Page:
Distribution and status:

    Size of its range (breeding/resident ): 1.360.000 km2

    The Yellow-crested cockatoo They are confined Indonesian, where they can be seen in the lowlands Isla Celebes (virtually extinct in the north), islands in the Flores sea, in Nusa Tenggara and isolated islands Masalembu in the Java Sea.

    introduced in Singapore and Hong Kong. The species is found in both wooded areas and cultivated and is scarce throughout its range. It is estimated that the world population total is less than 40.000 birds and is decreasing. Although populations of the nominal subspecies and of the subspecies parvula may still be close to 10.000 specimens, the citrinocristata subspecies It has an estimated population between 800 and 7.200 only individuals, having declined by 80% between the years 1986 and 1989, while the distinctive subspecies abbotti It is now represented by only nine individuals in nature.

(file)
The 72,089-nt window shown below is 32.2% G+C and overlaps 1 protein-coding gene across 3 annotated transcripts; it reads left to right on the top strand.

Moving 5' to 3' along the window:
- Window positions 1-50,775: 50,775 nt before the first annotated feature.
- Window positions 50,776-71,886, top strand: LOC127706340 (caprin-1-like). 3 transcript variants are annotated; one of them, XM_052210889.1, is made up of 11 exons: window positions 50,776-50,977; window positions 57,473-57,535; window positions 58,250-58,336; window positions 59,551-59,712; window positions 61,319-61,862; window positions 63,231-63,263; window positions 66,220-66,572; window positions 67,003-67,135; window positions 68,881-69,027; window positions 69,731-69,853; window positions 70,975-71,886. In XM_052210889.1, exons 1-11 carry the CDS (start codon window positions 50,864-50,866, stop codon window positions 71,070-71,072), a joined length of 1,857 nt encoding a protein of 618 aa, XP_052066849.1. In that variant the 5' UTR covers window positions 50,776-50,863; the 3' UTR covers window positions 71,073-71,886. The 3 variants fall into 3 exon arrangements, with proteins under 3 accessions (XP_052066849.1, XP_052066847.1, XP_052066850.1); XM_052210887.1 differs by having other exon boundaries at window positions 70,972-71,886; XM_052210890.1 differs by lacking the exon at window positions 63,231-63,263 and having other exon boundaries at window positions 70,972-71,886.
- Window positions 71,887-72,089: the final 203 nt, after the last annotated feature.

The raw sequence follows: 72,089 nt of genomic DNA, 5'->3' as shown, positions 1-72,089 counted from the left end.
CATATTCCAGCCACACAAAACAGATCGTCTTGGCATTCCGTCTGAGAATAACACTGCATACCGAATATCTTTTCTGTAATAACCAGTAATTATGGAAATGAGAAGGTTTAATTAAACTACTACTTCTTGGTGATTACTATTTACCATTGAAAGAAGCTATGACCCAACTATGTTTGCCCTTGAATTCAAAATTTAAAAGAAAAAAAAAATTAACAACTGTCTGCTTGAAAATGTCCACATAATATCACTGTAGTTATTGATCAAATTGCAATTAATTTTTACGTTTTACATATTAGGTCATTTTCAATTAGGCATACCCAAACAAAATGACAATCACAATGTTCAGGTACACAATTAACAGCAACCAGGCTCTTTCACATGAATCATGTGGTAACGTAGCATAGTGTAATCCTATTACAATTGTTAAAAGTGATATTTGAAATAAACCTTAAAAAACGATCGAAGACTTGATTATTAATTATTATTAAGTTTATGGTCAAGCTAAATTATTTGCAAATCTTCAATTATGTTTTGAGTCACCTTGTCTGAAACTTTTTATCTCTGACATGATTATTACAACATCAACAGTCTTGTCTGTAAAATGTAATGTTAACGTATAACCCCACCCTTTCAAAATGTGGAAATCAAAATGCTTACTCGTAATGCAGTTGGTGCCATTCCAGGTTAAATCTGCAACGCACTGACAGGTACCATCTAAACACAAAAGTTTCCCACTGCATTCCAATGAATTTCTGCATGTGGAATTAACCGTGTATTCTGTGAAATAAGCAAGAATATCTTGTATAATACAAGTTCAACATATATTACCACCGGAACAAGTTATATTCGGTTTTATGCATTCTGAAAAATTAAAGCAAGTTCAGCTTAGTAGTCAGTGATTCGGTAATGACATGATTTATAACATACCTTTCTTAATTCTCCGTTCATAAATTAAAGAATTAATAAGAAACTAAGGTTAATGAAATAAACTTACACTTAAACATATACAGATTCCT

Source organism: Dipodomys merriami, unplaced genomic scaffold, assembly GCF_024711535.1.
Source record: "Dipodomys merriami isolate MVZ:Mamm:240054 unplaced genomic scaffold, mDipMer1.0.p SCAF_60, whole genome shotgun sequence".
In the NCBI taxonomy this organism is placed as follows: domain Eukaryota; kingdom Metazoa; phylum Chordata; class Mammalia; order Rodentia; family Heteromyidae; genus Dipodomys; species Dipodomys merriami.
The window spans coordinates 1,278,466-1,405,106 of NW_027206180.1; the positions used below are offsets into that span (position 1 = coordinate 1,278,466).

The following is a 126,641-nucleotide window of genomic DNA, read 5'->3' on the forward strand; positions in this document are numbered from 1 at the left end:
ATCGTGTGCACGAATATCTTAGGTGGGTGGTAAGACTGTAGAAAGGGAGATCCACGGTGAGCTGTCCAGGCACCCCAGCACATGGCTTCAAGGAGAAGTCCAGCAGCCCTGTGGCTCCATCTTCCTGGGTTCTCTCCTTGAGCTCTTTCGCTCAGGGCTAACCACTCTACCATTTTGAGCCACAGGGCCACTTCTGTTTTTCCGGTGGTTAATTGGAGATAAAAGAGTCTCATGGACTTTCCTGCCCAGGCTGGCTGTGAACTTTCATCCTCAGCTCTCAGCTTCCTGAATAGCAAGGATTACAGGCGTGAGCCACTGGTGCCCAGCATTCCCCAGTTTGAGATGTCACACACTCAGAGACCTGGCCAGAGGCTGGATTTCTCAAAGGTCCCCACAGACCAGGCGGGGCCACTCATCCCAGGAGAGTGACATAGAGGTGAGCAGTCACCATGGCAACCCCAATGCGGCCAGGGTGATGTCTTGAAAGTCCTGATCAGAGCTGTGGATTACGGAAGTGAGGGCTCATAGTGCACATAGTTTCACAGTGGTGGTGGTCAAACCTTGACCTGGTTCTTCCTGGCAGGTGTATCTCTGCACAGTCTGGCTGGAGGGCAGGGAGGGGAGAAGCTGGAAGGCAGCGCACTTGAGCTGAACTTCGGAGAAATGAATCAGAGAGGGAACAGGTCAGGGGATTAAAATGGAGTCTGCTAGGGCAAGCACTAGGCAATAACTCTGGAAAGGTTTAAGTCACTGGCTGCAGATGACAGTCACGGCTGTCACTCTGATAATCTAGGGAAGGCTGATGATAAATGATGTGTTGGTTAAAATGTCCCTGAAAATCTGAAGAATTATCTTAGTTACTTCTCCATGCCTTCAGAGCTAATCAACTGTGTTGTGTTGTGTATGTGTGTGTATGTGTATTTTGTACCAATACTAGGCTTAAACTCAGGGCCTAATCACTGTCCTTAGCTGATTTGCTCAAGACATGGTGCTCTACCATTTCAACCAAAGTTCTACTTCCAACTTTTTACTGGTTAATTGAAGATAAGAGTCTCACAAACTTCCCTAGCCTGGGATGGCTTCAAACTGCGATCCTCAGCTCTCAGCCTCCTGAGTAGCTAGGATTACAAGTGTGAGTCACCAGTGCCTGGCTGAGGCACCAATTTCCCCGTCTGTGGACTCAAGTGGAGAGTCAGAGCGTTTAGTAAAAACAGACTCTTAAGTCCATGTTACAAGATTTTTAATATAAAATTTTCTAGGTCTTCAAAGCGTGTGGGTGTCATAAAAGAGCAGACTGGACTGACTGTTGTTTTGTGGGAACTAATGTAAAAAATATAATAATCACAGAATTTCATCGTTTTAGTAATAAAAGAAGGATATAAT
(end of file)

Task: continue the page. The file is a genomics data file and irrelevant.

Although habitat loss is clearly a factor in Sumba, where distribution appears to be linked to the extent of primary forest (is only about 15% the original forest), trade is the main threat to the species as a whole. Trade data show that exported almost 100.000 birds in years 1980-1992. The export citrinocristata subspecies It was banned in 1992 by local authorities, and 26 birds were confiscated in September of that year. There are probably at least 50 individuals of each subspecies in public collections and more than 2.000 in private aviculture, although the numbers for the subspecies abbotti They are unknown.

    Distribution 4 subspecies

    Conservation: